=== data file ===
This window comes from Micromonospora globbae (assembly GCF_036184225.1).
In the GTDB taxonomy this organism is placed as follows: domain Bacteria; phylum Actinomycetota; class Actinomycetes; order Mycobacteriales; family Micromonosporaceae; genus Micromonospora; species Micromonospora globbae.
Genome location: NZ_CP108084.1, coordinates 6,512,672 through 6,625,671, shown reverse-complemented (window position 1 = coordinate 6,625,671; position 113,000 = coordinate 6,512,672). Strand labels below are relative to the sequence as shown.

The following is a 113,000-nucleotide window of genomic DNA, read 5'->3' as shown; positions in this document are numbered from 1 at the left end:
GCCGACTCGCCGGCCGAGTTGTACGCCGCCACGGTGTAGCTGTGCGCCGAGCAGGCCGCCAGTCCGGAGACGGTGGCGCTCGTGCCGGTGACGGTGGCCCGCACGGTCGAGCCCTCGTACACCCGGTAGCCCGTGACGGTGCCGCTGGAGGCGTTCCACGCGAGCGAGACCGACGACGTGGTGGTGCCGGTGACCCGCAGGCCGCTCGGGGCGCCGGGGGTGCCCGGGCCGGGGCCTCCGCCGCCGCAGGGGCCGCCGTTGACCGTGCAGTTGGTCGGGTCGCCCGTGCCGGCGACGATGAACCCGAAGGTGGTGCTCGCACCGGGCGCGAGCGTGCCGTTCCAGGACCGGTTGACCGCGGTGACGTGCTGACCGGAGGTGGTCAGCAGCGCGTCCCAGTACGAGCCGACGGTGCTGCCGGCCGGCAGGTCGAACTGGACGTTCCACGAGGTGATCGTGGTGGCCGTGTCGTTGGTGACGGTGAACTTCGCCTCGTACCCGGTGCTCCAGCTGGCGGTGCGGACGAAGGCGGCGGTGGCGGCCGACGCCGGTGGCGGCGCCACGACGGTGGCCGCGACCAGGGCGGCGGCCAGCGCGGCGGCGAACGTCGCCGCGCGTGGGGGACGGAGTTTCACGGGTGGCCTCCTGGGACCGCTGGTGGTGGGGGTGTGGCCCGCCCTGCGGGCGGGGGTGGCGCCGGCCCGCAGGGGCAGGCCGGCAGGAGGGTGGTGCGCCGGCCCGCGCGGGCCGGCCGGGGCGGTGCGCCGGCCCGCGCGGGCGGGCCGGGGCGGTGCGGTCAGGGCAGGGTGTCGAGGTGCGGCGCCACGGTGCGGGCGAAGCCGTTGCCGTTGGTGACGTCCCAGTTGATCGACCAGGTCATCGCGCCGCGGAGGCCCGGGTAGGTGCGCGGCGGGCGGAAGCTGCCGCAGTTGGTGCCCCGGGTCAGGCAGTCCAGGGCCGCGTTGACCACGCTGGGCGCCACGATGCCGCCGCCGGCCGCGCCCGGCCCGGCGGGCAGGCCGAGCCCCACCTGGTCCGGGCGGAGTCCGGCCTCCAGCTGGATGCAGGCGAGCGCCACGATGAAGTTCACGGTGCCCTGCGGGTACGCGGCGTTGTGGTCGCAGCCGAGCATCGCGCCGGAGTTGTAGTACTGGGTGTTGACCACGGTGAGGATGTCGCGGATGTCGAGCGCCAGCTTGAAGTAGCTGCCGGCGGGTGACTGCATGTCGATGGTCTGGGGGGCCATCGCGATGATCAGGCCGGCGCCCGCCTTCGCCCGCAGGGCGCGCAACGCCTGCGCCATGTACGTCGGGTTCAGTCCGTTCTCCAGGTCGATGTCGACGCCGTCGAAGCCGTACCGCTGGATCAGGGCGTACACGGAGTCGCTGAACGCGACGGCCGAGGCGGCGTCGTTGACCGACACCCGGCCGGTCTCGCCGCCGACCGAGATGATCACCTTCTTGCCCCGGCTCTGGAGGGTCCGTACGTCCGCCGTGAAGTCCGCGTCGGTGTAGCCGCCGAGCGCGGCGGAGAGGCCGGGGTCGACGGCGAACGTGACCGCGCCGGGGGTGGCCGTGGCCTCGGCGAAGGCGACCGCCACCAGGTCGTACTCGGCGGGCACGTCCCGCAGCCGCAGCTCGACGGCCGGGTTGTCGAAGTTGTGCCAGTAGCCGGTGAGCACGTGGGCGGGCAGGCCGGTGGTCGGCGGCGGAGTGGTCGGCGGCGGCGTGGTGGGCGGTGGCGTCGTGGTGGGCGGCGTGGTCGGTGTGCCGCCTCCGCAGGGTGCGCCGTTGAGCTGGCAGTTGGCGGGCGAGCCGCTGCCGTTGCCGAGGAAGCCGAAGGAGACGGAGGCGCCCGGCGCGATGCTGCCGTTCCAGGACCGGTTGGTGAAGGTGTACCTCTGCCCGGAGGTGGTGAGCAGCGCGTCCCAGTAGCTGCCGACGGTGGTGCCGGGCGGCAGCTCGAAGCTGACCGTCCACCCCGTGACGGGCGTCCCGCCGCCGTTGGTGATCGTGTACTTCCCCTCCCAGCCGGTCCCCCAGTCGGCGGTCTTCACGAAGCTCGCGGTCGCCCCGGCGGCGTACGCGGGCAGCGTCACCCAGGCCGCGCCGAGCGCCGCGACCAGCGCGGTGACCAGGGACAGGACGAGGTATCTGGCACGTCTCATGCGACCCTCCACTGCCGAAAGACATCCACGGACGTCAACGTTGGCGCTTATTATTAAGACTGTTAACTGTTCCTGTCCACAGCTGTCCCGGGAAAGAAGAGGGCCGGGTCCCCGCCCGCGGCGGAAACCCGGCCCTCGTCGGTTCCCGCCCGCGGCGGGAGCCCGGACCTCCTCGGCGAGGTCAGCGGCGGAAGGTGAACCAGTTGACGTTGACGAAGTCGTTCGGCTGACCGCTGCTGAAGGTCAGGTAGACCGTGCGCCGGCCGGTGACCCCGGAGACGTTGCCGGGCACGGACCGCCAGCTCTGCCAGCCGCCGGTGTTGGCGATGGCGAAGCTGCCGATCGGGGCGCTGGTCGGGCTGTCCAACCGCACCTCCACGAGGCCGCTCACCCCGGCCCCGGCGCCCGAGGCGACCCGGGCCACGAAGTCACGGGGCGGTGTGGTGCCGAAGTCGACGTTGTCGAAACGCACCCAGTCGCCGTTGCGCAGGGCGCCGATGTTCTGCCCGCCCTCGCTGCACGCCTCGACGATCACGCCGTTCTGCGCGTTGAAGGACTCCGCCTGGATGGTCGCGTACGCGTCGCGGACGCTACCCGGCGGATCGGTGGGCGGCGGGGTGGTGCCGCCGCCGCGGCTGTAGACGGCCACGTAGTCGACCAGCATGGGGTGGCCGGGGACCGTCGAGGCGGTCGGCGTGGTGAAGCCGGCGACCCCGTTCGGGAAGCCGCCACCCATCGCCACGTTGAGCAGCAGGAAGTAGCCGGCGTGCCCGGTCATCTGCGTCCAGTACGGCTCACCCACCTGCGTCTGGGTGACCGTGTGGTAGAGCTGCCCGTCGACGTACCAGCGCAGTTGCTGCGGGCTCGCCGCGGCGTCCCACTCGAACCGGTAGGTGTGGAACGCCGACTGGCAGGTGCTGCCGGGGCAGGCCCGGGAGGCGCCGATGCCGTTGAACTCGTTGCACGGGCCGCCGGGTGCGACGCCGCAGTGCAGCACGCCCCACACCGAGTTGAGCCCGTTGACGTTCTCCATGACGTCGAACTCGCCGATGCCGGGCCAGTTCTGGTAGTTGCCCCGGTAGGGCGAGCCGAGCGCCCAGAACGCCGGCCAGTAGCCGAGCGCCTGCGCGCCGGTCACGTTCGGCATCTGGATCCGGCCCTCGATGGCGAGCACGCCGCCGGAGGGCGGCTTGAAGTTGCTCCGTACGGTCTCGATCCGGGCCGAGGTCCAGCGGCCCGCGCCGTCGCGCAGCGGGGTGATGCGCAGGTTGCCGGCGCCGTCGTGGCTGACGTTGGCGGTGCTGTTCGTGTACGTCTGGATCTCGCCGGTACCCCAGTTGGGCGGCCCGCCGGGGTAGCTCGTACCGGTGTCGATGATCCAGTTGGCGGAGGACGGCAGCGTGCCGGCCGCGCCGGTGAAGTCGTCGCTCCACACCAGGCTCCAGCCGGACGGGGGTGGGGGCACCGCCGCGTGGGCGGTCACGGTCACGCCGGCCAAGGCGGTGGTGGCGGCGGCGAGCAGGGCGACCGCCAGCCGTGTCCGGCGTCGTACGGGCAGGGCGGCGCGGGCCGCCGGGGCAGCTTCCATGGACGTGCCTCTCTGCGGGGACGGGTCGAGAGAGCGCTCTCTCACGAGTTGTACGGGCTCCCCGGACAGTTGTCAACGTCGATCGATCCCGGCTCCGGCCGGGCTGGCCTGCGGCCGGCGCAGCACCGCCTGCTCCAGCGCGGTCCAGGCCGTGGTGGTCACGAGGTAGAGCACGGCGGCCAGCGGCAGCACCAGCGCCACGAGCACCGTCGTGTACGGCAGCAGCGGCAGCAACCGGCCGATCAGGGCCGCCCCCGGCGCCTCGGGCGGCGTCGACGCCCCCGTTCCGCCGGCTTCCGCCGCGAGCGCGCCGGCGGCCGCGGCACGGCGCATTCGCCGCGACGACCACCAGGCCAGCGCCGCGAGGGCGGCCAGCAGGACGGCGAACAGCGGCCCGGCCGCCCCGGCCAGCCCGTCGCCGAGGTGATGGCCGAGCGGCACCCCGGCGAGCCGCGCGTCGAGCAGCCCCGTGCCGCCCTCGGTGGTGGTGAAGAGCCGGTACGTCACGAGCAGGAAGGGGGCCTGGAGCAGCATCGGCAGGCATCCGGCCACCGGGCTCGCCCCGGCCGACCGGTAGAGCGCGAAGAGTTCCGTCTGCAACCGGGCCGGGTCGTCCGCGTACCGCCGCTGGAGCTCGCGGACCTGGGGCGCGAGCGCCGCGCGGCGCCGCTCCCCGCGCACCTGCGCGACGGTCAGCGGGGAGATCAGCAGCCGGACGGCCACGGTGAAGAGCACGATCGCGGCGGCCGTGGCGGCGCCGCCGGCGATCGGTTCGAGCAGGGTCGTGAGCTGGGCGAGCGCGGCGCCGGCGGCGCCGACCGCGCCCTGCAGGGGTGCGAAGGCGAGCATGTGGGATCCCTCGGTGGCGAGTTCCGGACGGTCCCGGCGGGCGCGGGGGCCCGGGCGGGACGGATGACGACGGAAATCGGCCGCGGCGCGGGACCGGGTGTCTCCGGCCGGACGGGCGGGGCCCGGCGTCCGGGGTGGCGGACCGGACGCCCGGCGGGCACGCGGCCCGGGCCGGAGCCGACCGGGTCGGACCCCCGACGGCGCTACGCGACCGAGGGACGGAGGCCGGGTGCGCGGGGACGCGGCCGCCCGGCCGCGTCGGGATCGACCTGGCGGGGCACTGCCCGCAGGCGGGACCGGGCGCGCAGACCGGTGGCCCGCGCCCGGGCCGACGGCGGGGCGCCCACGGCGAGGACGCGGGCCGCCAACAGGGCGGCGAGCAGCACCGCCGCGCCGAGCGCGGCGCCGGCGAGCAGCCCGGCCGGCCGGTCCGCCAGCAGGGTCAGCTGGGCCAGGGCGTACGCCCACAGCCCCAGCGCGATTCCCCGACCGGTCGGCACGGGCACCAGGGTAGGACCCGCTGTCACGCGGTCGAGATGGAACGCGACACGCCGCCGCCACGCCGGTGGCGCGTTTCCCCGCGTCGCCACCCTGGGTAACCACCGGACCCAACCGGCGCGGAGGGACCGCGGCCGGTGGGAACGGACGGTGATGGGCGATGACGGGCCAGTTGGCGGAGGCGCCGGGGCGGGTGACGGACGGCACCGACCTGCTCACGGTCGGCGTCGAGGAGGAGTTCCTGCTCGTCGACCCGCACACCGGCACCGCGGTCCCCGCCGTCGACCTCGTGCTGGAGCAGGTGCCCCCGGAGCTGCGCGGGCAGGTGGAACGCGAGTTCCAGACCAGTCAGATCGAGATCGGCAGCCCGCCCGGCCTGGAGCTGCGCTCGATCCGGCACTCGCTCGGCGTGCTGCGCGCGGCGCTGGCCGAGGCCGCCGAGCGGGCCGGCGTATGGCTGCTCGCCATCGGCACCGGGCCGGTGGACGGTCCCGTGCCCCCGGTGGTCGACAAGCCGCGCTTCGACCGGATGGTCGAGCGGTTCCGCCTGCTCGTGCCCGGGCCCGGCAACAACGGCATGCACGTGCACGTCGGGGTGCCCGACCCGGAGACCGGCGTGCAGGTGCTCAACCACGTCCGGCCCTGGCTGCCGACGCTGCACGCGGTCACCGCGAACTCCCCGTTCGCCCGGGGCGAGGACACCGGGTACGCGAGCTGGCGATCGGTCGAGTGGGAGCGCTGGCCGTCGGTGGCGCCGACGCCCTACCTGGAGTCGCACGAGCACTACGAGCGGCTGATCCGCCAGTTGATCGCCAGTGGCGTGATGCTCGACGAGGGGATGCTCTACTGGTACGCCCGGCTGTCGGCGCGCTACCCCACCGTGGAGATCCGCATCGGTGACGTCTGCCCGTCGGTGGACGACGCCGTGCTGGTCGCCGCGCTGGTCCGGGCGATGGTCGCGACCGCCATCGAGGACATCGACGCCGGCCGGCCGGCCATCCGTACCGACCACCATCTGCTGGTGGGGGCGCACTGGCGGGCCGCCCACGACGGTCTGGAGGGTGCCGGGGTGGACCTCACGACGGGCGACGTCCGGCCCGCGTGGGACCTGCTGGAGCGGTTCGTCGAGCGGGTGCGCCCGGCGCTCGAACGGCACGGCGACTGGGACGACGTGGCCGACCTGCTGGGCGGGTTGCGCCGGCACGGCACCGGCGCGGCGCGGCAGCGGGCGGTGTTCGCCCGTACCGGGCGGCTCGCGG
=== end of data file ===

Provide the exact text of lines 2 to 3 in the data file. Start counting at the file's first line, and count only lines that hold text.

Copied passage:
In the GTDB taxonomy this organism is placed as follows: domain Bacteria; phylum Actinomycetota; class Actinomycetes; order Mycobacteriales; family Micromonosporaceae; genus Micromonospora; species Micromonospora globbae.
Genome location: NZ_CP108084.1, coordinates 6,512,672 through 6,625,671, shown reverse-complemented (window position 1 = coordinate 6,625,671; position 113,000 = coordinate 6,512,672). Strand labels below are relative to the sequence as shown.